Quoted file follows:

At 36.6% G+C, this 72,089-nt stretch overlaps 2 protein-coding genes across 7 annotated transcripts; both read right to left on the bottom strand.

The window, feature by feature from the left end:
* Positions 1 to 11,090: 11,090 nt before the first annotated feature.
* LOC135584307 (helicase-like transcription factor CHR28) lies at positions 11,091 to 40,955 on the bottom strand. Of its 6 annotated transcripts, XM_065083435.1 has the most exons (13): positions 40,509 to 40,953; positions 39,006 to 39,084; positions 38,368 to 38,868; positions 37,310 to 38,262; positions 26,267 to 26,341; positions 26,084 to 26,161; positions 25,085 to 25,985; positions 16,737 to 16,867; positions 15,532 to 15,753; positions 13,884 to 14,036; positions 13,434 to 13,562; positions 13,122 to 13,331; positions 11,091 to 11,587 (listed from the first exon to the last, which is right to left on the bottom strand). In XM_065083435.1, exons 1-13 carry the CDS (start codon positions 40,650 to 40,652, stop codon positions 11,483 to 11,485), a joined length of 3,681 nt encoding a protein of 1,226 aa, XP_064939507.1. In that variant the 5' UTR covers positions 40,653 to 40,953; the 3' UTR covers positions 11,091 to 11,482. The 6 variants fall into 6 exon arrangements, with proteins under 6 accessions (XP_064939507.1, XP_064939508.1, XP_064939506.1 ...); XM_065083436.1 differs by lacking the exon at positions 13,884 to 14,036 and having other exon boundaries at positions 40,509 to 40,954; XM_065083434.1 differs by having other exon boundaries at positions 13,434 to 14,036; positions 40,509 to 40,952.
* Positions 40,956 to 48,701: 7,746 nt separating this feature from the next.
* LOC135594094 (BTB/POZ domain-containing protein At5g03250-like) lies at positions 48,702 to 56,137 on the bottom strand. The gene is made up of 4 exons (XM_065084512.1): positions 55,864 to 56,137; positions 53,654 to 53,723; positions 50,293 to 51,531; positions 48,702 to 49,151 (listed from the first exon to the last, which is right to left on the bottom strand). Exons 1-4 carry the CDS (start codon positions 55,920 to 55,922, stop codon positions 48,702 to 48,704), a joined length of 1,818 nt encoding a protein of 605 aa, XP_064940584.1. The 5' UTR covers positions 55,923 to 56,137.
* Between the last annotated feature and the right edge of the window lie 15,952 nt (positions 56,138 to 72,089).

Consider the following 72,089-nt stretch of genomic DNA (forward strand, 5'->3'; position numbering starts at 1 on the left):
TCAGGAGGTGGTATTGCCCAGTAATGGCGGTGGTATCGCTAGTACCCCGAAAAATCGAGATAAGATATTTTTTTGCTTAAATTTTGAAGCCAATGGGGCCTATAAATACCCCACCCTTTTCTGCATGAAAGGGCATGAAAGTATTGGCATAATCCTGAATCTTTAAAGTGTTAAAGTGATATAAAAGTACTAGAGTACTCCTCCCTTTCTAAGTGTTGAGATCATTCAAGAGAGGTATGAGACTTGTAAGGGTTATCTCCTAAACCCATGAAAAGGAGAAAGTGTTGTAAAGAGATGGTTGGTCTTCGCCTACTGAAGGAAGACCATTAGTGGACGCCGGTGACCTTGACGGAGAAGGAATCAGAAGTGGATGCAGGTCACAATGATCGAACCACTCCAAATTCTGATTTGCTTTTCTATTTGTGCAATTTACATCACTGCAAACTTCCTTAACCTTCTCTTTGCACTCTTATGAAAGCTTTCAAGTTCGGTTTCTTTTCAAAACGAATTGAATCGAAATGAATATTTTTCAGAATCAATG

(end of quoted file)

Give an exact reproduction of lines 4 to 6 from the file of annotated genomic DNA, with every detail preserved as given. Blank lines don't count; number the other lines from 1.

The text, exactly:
* LOC135584307 (helicase-like transcription factor CHR28) lies at positions 11,091 to 40,955 on the bottom strand. Of its 6 annotated transcripts, XM_065083435.1 has the most exons (13): positions 40,509 to 40,953; positions 39,006 to 39,084; positions 38,368 to 38,868; positions 37,310 to 38,262; positions 26,267 to 26,341; positions 26,084 to 26,161; positions 25,085 to 25,985; positions 16,737 to 16,867; positions 15,532 to 15,753; positions 13,884 to 14,036; positions 13,434 to 13,562; positions 13,122 to 13,331; positions 11,091 to 11,587 (listed from the first exon to the last, which is right to left on the bottom strand). In XM_065083435.1, exons 1-13 carry the CDS (start codon positions 40,650 to 40,652, stop codon positions 11,483 to 11,485), a joined length of 3,681 nt encoding a protein of 1,226 aa, XP_064939507.1. In that variant the 5' UTR covers positions 40,653 to 40,953; the 3' UTR covers positions 11,091 to 11,482. The 6 variants fall into 6 exon arrangements, with proteins under 6 accessions (XP_064939507.1, XP_064939508.1, XP_064939506.1 ...); XM_065083436.1 differs by lacking the exon at positions 13,884 to 14,036 and having other exon boundaries at positions 40,509 to 40,954; XM_065083434.1 differs by having other exon boundaries at positions 13,434 to 14,036; positions 40,509 to 40,952.
* Positions 40,956 to 48,701: 7,746 nt separating this feature from the next.
* LOC135594094 (BTB/POZ domain-containing protein At5g03250-like) lies at positions 48,702 to 56,137 on the bottom strand. The gene is made up of 4 exons (XM_065084512.1): positions 55,864 to 56,137; positions 53,654 to 53,723; positions 50,293 to 51,531; positions 48,702 to 49,151 (listed from the first exon to the last, which is right to left on the bottom strand). Exons 1-4 carry the CDS (start codon positions 55,920 to 55,922, stop codon positions 48,702 to 48,704), a joined length of 1,818 nt encoding a protein of 605 aa, XP_064940584.1. The 5' UTR covers positions 55,923 to 56,137.